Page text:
Shred Green Papaya For Som Tam Thai With An Easy Hack

Som Tam Thai
Som Tam Thai - hlphoto/Shutterstock

If you're looking for a light, refreshing dish, you can't go wrong with som tam Thai. Also known as Thai green papaya salad, this Southeast Asian dish offers a perfect balance of sweetness, savoriness, tanginess, spiciness, and umami that'll both awaken and satiate your taste buds. Its use of fresh ingredients also creates a play of textures that's enjoyable to the palate.

One of them is green papaya. Just as there's a proper way to slice papayas, they must also be shredded properly so the pieces come out in the right proportions. Get them too thick, and your salad ends up chewy and fibrous. Shred them too much, and the papaya strips get logged and soggy with dressing. Avoid either scenario by peeling the fruit first and using a sharp knife to shred its flesh. A grater may seem more practical, but it yields too-thin slivers that don't have that satisfying crunch.

First, remove half of the papaya's peel with a vegetable peeler. Keeping the other half intact gives you something to grip when you start shredding the fruit. With the unpeeled half of the green papaya flush against your palm, use the knife to make parallel vertical cuts that are about ⅛ to ¼-inch deep into its flesh. Keep the cuts around ⅛ of an inch apart. Once the flesh is covered with incisions, place the knife blade at a 90-degree angle against the papaya and shave it off in strips. Repeat the steps until you get the amount you need.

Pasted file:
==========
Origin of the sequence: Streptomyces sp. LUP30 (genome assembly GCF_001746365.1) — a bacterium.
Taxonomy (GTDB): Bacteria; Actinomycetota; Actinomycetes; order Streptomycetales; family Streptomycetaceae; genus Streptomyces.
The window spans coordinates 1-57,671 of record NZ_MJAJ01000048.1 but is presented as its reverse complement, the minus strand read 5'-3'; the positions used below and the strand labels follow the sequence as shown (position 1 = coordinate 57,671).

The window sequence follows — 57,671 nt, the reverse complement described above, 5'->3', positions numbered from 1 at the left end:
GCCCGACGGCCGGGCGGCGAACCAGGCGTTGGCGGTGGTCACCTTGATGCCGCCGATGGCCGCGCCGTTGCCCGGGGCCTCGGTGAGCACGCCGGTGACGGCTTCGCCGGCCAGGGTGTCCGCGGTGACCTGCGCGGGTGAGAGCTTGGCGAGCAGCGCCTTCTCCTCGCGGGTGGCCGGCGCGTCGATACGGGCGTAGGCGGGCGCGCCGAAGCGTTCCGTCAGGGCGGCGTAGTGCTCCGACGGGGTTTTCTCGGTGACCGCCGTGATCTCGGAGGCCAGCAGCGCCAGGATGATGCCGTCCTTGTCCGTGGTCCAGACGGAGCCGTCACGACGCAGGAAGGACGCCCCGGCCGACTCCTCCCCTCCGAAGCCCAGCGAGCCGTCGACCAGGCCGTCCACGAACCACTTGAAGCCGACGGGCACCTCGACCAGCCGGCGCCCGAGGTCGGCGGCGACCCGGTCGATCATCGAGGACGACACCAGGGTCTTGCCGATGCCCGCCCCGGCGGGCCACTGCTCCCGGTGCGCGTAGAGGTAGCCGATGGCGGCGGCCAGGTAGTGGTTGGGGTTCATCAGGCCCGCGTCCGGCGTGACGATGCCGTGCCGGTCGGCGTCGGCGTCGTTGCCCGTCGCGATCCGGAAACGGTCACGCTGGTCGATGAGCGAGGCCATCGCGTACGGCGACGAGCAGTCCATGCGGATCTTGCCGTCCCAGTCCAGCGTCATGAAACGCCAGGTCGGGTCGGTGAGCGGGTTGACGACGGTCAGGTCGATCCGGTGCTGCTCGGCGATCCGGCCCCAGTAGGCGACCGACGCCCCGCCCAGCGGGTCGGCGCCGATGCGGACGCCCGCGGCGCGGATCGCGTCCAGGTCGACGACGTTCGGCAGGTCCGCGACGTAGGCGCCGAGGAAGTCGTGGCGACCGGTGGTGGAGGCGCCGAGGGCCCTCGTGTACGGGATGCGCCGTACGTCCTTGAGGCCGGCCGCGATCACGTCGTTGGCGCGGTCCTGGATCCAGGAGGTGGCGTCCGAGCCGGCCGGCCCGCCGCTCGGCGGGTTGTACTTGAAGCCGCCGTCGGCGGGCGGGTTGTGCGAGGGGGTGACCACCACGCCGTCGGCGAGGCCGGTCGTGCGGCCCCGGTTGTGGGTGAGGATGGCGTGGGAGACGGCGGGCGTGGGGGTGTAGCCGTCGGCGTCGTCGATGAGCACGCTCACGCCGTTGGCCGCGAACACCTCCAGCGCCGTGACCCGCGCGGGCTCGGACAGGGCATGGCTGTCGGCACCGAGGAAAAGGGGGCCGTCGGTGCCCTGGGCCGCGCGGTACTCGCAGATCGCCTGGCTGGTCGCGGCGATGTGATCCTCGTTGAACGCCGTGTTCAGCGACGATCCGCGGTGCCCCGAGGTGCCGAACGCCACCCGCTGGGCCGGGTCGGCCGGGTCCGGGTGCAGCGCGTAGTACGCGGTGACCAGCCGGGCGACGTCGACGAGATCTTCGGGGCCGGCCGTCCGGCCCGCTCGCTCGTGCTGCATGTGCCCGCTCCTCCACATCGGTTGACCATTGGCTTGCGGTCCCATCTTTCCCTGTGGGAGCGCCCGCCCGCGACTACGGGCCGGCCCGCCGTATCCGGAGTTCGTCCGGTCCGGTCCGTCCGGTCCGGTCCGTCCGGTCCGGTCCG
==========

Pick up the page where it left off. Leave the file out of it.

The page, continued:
Read more: 30 Healthy Snack Ideas That Won't Ruin Your Diet

Making Som Tam Thai Requires Pounding The Ingredients

Shredded green papaya
Shredded green papaya - teonataranu9/Shutterstock

Aside from getting the strips of shredded papaya at just the right thickness, you also need to "bruise" them. This is done by pounding the fruit, as well other ingredients, with a wooden mortar and pestle. This step is indicated in the name of the dish: som means "sour" in Thailand's Isaan dialect while tam means "to pound." Pounding the salad ingredients brings out their respective flavors and aromas, and their softened texture allows them to absorb more of the dressing. Since green papaya is unripe and, therefore, quite firm, this step makes its strips easier (and tastier) to eat without losing their crunch.

The first ingredients to pound are the aromatics — garlic and chiles — until they achieve a paste-like texture. Follow with palm sugar, using circular motions to dissolve it into the paste. Next to be processed are the vegetables and the peanuts. Our recipe uses julienned carrots while traditional ones use the equally crunchy long beans and cherry tomatoes. Pound everything until the veggies are lightly bruised and the tomatoes are partially juiced. Add in the lime juice and fish sauce gradually, using the mortar to spread them throughout, and taste as you go for the right balance of flavor.

Finally, put in the green papaya strips. Lightly pound them while simultaneously tossing the salad so the ingredients get evenly coated with the dressing. Serve it as soon as you're done, and enjoy one of Thailand's classic dishes.

Read the original article on Tasting Table.